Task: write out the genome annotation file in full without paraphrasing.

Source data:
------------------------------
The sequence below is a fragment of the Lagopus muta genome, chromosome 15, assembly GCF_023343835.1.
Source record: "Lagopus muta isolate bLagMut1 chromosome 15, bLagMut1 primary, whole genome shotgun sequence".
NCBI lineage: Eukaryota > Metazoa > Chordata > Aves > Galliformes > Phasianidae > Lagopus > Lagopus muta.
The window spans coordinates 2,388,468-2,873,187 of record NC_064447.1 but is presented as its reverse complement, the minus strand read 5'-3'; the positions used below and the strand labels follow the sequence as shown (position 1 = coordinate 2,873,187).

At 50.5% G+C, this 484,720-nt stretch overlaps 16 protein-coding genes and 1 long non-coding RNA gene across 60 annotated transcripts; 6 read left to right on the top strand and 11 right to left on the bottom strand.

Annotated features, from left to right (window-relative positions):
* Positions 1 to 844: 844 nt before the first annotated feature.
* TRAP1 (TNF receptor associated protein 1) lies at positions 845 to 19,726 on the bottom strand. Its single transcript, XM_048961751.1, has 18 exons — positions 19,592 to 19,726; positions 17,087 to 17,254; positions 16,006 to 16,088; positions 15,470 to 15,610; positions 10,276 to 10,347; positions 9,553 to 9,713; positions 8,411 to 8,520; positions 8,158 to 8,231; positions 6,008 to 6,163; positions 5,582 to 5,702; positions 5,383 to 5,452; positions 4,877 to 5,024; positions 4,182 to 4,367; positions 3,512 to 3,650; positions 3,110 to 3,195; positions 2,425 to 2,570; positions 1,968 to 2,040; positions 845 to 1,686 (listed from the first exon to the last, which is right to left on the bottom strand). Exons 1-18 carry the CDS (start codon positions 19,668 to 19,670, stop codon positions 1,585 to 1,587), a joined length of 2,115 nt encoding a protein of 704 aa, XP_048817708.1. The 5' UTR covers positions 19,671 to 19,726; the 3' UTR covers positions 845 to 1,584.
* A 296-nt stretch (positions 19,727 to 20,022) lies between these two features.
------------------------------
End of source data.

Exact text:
The sequence below is a fragment of the Lagopus muta genome, chromosome 15, assembly GCF_023343835.1.
Source record: "Lagopus muta isolate bLagMut1 chromosome 15, bLagMut1 primary, whole genome shotgun sequence".
NCBI lineage: Eukaryota > Metazoa > Chordata > Aves > Galliformes > Phasianidae > Lagopus > Lagopus muta.
The window spans coordinates 2,388,468-2,873,187 of record NC_064447.1 but is presented as its reverse complement, the minus strand read 5'-3'; the positions used below and the strand labels follow the sequence as shown (position 1 = coordinate 2,873,187).

At 50.5% G+C, this 484,720-nt stretch overlaps 16 protein-coding genes and 1 long non-coding RNA gene across 60 annotated transcripts; 6 read left to right on the top strand and 11 right to left on the bottom strand.

Annotated features, from left to right (window-relative positions):
* Positions 1 to 844: 844 nt before the first annotated feature.
* TRAP1 (TNF receptor associated protein 1) lies at positions 845 to 19,726 on the bottom strand. Its single transcript, XM_048961751.1, has 18 exons — positions 19,592 to 19,726; positions 17,087 to 17,254; positions 16,006 to 16,088; positions 15,470 to 15,610; positions 10,276 to 10,347; positions 9,553 to 9,713; positions 8,411 to 8,520; positions 8,158 to 8,231; positions 6,008 to 6,163; positions 5,582 to 5,702; positions 5,383 to 5,452; positions 4,877 to 5,024; positions 4,182 to 4,367; positions 3,512 to 3,650; positions 3,110 to 3,195; positions 2,425 to 2,570; positions 1,968 to 2,040; positions 845 to 1,686 (listed from the first exon to the last, which is right to left on the bottom strand). Exons 1-18 carry the CDS (start codon positions 19,668 to 19,670, stop codon positions 1,585 to 1,587), a joined length of 2,115 nt encoding a protein of 704 aa, XP_048817708.1. The 5' UTR covers positions 19,671 to 19,726; the 3' UTR covers positions 845 to 1,584.
* A 296-nt stretch (positions 19,727 to 20,022) lies between these two features.